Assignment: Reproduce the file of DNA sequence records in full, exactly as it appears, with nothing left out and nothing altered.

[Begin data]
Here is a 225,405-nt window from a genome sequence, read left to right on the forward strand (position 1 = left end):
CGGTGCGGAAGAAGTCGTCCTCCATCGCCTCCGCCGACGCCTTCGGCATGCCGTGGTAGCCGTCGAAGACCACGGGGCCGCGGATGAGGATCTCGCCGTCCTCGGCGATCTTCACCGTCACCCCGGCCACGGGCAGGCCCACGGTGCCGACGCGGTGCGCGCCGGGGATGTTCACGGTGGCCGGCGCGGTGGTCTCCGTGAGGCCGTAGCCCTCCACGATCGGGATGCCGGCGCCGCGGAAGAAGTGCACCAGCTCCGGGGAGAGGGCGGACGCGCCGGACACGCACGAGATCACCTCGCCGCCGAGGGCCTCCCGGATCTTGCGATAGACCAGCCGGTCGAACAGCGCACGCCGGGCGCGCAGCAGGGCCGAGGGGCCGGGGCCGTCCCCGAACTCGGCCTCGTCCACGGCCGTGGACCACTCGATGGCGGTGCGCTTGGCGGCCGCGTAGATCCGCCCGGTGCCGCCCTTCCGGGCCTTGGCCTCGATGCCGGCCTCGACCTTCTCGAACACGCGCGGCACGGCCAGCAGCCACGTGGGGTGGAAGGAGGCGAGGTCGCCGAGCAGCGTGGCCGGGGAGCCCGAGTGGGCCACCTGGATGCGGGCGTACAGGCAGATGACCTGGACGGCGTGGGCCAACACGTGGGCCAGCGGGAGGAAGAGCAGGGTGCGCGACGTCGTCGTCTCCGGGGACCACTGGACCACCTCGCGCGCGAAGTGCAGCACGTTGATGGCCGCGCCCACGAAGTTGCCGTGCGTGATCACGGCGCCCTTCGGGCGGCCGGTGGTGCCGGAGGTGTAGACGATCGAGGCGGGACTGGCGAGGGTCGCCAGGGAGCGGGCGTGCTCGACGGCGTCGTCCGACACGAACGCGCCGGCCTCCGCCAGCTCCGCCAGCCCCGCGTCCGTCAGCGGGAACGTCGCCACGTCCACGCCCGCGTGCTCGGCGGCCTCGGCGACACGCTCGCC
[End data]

Here is a 225,405-nt window from a genome sequence, read left to right on the forward strand (position 1 = left end):
CGGTGCGGAAGAAGTCGTCCTCCATCGCCTCCGCCGACGCCTTCGGCATGCCGTGGTAGCCGTCGAAGACCACGGGGCCGCGGATGAGGATCTCGCCGTCCTCGGCGATCTTCACCGTCACCCCGGCCACGGGCAGGCCCACGGTGCCGACGCGGTGCGCGCCGGGGATGTTCACGGTGGCCGGCGCGGTGGTCTCCGTGAGGCCGTAGCCCTCCACGATCGGGATGCCGGCGCCGCGGAAGAAGTGCACCAGCTCCGGGGAGAGGGCGGACGCGCCGGACACGCACGAGATCACCTCGCCGCCGAGGGCCTCCCGGATCTTGCGATAGACCAGCCGGTCGAACAGCGCACGCCGGGCGCGCAGCAGGGCCGAGGGGCCGGGGCCGTCCCCGAACTCGGCCTCGTCCACGGCCGTGGACCACTCGATGGCGGTGCGCTTGGCGGCCGCGTAGATCCGCCCGGTGCCGCCCTTCCGGGCCTTGGCCTCGATGCCGGCCTCGACCTTCTCGAACACGCGCGGCACGGCCAGCAGCCACGTGGGGTGGAAGGAGGCGAGGTCGCCGAGCAGCGTGGCCGGGGAGCCCGAGTGGGCCACCTGGATGCGGGCGTACAGGCAGATGACCTGGACGGCGTGGGCCAACACGTGGGCCAGCGGGAGGAAGAGCAGGGTGCGCGACGTCGTCGTCTCCGGGGACCACTGGACCACCTCGCGCGCGAAGTGCAGCACGTTGATGGCCGCGCCCACGAAGTTGCCGTGCGTGATCACGGCGCCCTTCGGGCGGCCGGTGGTGCCGGAGGTGTAGACGATCGAGGCGGGACTGGCGAGGGTCGCCAGGGAGCGGGCGTGCTCGACGGCGTCGTCCGACACGAACGCGCCGGCCTCCGCCAGCTCCGCCAGCCCCGCGTCCGTCAGCGGGAACGTCGCCACGTCCACGCCCGCGTGCTCGGCGGCCTCGGCGACACGCTCGCC